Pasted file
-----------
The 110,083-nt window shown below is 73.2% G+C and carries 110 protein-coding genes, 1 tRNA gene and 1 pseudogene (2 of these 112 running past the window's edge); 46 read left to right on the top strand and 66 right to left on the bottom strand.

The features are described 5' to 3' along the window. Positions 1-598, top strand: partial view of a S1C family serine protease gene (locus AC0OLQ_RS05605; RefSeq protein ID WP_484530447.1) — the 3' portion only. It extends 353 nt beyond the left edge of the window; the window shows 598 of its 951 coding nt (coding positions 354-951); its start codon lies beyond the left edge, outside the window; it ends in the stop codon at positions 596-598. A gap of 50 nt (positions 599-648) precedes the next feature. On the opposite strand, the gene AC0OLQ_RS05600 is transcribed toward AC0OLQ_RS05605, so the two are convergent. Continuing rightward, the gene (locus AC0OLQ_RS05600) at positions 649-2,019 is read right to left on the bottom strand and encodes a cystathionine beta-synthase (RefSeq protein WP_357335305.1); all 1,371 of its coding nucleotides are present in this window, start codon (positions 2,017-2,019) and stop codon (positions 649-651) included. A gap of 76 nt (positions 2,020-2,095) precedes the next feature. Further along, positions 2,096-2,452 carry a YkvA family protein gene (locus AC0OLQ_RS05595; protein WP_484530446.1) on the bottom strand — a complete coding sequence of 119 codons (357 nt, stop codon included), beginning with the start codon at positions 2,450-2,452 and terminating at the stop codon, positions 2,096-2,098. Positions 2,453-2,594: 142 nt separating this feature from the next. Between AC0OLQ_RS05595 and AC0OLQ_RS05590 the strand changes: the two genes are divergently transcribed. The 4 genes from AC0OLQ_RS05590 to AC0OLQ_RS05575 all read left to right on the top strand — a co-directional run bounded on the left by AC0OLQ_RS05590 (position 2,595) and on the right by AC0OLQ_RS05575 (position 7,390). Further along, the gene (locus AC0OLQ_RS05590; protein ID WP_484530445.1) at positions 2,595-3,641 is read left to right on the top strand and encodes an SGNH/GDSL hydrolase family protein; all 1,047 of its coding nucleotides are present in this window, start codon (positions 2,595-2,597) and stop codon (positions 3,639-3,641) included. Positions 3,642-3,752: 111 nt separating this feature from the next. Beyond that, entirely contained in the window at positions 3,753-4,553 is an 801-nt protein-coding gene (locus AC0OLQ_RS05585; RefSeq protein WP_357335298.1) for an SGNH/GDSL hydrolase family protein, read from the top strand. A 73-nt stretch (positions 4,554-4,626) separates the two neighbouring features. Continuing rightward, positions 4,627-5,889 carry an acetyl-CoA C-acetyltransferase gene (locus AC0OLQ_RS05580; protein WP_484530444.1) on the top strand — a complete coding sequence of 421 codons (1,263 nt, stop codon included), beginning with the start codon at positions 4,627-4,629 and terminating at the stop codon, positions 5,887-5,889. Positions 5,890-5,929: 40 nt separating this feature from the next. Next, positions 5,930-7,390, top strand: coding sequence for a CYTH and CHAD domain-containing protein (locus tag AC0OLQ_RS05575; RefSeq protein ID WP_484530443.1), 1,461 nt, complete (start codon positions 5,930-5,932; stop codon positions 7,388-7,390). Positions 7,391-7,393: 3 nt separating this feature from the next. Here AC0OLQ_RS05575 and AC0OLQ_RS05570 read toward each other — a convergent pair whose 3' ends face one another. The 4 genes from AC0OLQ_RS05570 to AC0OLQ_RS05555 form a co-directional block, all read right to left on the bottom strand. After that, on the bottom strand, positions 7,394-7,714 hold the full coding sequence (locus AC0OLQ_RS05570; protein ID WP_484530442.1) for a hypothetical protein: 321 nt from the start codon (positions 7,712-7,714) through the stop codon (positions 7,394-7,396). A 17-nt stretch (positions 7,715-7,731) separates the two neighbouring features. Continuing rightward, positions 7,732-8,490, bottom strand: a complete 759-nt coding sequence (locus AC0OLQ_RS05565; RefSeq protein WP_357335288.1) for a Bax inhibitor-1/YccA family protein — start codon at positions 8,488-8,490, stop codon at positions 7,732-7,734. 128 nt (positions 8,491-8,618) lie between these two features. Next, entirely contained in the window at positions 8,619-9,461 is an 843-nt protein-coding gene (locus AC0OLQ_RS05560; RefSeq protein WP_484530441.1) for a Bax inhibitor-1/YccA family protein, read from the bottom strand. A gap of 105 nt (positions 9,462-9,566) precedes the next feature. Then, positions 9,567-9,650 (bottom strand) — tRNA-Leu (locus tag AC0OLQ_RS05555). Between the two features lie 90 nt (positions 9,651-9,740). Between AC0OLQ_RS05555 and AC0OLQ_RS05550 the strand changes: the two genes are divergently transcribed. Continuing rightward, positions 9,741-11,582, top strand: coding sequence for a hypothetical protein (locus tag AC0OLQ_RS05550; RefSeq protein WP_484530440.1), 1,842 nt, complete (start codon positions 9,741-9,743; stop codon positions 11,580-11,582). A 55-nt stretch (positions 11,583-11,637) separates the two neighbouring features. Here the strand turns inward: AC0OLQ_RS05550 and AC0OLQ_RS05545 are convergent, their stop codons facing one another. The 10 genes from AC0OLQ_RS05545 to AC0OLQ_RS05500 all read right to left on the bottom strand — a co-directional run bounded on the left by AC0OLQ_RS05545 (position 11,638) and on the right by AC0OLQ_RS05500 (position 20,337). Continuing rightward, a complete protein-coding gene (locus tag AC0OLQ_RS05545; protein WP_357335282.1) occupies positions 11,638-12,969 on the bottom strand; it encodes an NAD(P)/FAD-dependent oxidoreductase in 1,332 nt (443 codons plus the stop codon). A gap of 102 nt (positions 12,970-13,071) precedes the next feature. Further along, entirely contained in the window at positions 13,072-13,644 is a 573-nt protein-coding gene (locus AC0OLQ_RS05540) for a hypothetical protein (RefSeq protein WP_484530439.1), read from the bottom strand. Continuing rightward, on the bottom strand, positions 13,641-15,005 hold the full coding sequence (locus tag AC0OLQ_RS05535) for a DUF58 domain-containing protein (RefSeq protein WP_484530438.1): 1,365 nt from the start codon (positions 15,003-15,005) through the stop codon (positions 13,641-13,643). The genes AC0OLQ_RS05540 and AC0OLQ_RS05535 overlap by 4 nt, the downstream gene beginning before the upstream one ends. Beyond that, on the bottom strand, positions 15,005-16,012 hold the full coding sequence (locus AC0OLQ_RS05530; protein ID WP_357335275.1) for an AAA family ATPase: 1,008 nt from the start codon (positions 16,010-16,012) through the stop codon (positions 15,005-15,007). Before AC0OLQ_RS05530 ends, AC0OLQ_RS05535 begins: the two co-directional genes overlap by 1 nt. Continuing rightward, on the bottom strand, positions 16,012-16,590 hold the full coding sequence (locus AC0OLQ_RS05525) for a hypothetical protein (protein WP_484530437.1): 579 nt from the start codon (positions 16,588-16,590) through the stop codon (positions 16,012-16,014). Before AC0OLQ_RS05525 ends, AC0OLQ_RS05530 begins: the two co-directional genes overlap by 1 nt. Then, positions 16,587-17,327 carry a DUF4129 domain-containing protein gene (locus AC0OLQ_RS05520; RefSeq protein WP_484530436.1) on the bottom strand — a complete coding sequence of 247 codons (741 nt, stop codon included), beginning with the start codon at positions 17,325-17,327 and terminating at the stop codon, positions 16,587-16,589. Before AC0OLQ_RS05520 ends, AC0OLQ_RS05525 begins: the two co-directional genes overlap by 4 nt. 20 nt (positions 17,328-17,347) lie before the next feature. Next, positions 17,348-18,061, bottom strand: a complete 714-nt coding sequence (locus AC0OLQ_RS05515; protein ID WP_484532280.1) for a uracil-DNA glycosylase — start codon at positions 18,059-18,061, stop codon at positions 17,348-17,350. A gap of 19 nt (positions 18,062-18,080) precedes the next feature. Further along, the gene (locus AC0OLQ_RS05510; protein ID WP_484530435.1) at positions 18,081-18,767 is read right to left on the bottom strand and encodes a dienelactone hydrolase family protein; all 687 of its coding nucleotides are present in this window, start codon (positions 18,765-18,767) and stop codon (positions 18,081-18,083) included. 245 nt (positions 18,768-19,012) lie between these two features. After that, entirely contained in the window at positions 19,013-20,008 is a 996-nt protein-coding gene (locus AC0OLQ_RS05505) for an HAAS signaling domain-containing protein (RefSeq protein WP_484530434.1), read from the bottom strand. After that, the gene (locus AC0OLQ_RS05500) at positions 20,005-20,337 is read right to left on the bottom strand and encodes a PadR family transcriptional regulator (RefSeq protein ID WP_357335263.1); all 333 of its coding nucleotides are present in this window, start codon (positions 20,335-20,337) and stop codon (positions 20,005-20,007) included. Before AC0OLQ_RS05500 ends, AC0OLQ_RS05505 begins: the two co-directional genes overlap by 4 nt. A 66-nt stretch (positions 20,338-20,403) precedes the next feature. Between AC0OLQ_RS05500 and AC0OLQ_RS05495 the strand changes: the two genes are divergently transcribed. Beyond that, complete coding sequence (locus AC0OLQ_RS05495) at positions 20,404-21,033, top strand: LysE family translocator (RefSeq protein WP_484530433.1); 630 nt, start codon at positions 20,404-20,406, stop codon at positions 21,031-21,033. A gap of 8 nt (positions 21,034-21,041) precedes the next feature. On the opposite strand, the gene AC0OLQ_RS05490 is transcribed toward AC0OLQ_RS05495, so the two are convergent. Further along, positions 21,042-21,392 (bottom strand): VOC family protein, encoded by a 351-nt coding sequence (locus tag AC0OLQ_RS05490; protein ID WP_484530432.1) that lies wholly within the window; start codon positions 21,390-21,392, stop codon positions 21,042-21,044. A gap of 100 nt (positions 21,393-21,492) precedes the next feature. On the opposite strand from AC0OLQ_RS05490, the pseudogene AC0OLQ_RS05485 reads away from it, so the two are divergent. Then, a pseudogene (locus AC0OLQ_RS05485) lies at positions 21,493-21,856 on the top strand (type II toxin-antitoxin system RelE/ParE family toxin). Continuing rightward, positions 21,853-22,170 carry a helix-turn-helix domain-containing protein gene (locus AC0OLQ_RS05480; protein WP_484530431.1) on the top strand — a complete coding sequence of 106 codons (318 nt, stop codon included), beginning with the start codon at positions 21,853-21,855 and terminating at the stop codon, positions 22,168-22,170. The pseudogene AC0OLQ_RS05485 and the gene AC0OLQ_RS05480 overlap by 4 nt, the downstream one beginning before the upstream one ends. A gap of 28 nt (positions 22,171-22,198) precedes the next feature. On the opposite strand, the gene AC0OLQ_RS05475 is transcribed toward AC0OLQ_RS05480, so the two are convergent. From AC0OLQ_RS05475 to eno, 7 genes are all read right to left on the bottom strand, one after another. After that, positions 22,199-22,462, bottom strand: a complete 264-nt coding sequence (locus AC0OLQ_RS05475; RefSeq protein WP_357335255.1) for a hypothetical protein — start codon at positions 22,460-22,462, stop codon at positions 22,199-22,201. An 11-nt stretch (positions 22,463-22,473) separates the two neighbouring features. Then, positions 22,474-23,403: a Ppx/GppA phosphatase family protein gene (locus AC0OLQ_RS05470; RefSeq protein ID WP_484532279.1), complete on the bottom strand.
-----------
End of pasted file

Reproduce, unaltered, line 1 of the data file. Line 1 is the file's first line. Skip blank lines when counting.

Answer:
The 110,083-nt window shown below is 73.2% G+C and carries 110 protein-coding genes, 1 tRNA gene and 1 pseudogene (2 of these 112 running past the window's edge); 46 read left to right on the top strand and 66 right to left on the bottom strand.